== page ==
Two-month winter reins in feed costs
Grass management this
summer has helped ensure
that winter rations will only
be fed for two months on one
Devon farm. Jessica Buss
reports from a grassland
HARD grazing this summer has provided high quality grass for cows to graze in October on one Devon farm where winter rations will only be fed for two months.
FW Farmer Focus contributor Peter Wastenage, Tidwell Barton, East Budleigh, rotationally grazes cows and achieved an average of 15 litres from grazed grass in September, halving last Septembers concentrate use.
Mr Wastenages grass could support 15-20 litres yields from stale cows in October, according to New Zealand grazing consultant Paul Bird, working in the UK for the British Grassland Society. The 180-cow herd calves mainly from December to February, but there are still some all-year-round calvers. These fresher calvers are offered 5-6kg of concentrates a day.
Mr Wastenage told grazing discussion group members how he planned to use rotational grazing, Italian ryegrass and kale to ensure a two-month winter. Even during that period the free draining soils meant cows would stay outside, which saved him investing in housing as herd size increased.
The herd averages 6000 litres from 800kg of concentrates. Stocking is 2.3 cows a hectare (0.9/acre) on the 120ha (300-acre) farm, which grows 32ha (80 acres) of maize, half on away land, and 16ha (40 acres) of kale for grazing.
After maize harvest, 16ha (40 acres) of Italian ryegrass is sown for February grazing. Italian ryegrasses grow in colder weather, and poaching on land that will be ploughed again is not a concern, explained Mr Wastenage. He expected two more rotations from grazing paddocks, taking him up to Christmas. By strip feeding kale, he had halved the day grazing area and lengthened the rotation from 21 to 28 days. Cows are expected to give 18-litres from grazing and kale.
The kale was drilled in April, as an insurance crop for a dry summer, and to allow strip grazing into Mid-December. June is too late to drill kale on these drought prone soils, said Mr Wastenage.
For this reason, the dry farm usually grows little grass in summer and kale, stubble turnips – grown on a small acreage – and maize silage are fed. "We cannot usually grow enough grass for July and August, however long the rotation. This summer we had lots of grass, so the kale was saved for November onwards." Stubble turnips had to be grazed in summer before going to seed.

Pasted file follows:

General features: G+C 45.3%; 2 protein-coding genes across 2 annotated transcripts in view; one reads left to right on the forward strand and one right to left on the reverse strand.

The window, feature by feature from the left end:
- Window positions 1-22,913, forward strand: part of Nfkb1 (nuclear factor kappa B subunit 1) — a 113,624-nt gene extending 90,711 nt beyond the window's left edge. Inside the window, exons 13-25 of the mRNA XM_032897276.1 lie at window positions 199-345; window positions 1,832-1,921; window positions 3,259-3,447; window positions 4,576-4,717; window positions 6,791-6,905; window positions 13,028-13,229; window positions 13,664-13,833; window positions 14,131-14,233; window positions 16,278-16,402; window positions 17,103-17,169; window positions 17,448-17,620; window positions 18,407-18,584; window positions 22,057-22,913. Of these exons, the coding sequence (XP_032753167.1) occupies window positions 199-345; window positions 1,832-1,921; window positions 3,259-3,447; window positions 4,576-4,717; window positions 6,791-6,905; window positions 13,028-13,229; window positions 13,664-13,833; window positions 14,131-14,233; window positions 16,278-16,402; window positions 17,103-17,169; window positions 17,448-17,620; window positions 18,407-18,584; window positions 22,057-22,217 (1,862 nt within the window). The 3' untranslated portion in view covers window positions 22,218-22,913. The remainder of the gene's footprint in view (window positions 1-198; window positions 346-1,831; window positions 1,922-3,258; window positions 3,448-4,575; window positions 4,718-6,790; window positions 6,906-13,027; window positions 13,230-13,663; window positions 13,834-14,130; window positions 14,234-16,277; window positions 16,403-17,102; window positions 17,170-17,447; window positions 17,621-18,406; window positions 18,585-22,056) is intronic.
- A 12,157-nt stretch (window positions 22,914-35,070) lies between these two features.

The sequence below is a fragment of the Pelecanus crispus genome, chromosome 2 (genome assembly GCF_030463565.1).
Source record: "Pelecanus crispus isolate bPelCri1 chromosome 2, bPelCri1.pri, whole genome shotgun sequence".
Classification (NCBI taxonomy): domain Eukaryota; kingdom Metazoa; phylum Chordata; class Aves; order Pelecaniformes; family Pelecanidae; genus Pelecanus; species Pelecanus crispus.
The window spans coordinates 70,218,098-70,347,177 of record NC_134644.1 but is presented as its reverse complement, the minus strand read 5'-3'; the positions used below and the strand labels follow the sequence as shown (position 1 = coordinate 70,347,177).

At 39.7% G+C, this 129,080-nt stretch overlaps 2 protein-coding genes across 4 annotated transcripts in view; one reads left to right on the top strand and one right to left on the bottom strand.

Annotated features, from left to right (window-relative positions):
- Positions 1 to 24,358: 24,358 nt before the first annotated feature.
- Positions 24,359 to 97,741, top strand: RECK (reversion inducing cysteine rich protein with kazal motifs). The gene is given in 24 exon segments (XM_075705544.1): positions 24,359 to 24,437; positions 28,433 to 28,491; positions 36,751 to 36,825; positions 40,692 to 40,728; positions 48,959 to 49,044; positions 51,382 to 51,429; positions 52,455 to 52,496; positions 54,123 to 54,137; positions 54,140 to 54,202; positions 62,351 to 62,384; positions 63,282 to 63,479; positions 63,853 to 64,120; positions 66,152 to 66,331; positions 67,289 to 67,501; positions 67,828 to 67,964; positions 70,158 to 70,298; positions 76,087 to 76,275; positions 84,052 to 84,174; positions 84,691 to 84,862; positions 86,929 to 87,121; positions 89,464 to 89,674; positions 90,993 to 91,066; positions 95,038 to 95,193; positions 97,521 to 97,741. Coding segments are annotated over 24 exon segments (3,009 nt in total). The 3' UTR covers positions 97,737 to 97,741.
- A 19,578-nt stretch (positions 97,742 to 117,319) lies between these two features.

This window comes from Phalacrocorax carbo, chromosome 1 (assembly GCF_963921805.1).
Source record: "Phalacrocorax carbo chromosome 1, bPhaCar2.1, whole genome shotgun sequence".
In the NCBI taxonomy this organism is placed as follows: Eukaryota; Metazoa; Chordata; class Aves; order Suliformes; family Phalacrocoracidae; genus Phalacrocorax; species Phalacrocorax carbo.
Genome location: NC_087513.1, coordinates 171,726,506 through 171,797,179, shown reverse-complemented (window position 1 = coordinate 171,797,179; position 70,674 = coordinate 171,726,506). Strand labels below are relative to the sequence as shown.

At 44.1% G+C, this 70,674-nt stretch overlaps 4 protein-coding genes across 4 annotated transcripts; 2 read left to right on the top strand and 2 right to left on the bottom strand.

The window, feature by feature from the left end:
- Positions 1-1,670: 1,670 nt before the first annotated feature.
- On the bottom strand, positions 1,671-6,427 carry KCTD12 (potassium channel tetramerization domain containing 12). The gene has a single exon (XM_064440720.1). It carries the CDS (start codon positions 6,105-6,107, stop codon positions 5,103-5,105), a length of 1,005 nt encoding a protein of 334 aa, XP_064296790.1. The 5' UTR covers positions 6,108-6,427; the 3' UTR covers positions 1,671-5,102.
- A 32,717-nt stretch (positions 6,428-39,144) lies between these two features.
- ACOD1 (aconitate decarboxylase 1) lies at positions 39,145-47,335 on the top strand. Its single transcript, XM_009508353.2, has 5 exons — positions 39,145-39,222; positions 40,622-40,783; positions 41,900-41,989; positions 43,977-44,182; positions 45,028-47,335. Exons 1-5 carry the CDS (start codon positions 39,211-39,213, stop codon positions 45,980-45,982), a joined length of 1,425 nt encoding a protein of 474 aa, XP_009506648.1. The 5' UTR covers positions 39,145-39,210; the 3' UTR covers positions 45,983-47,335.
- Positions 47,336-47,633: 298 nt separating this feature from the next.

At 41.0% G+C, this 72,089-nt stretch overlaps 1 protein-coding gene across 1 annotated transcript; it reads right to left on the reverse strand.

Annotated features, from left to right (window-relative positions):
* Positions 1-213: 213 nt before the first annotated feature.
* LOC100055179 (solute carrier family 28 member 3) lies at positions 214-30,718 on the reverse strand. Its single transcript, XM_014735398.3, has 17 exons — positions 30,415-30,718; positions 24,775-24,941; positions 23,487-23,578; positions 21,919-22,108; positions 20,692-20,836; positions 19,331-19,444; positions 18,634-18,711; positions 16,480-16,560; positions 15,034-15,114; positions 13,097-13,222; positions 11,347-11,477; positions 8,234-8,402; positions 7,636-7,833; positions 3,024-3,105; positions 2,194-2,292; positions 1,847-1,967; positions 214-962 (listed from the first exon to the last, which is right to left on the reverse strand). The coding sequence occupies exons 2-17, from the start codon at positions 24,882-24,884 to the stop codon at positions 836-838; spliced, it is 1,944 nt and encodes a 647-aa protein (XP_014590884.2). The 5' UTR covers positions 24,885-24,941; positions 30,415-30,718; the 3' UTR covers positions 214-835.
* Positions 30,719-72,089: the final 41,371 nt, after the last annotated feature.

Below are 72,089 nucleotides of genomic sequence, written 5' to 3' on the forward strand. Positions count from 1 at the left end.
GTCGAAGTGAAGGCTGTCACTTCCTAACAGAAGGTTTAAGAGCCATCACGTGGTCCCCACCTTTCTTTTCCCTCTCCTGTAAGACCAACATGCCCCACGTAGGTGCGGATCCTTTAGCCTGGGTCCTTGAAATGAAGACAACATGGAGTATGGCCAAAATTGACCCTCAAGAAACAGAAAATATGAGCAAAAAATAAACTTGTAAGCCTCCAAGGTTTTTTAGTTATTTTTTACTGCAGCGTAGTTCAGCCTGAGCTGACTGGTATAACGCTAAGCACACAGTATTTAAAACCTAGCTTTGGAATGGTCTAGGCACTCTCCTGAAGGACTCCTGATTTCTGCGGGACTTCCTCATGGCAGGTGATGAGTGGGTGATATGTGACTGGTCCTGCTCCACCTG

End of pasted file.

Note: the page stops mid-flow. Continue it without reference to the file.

Because Mr Wastenage has Italian ryegrass for about a months early grazing, when silage will also be fed, he planned to graze swards down well this autumn. Rotational grazing means there will still be a feed wedge in spring, he said. His aim was to start grazing perennial swards in mid-March.
But Mr Bird advised planning to graze the perennial swards earlier. "Plan to use more grazing area in February and cut out silage. A good start to spring grazing is crucial, so do not graze the farm bare now," says Mr Bird. That meant stopping grazing a week earlier and feeding more silage or kale in early winter.
Mr Bird questioned growing maize on land that could be grazed, because of the shortage of summer grazing.
But the farm grew maize well and it provided a summer buffer and complementary feed for grass, and Mr Wastenage felt it helped him use grass fully. Cows eating 2kg dry matter of maize did not eat less grass, and the maize is almost a concentrate feed, he said.
He also admitted that he needed to gain confidence in grazed grass before making less silage. But the farm already had a policy of grazing all grass in spring and only shut land for big-bale silage when it was surplus to grazing needs. *
By rotational grazing, Peter Wastenage (right) hopes there will be a feed wedge in spring to allow grazing by mid-March. BGS grazing consultant Paul Bird suggests he could plan to graze perennial swards earlier still.
• Kale extends grazing rotation.
• Avoid keeping cows out too long to maximise grazing in spring.
• Ensure a feed wedge for spring.
• Italian ryegrass allows early turnout.
Not enough incentive for winter milk
Milk buyers in the UK do not offer enough incentive to produce expensive milk in winter, according to New Zealand consultant Paul Bird. He estimates that there is less than £100 difference in milk income on Milk Marques pricing system between any month of calving for a 6000-litre cow. It makes sense, therefore, to calve cows in cheapest production months, says Mr Bird.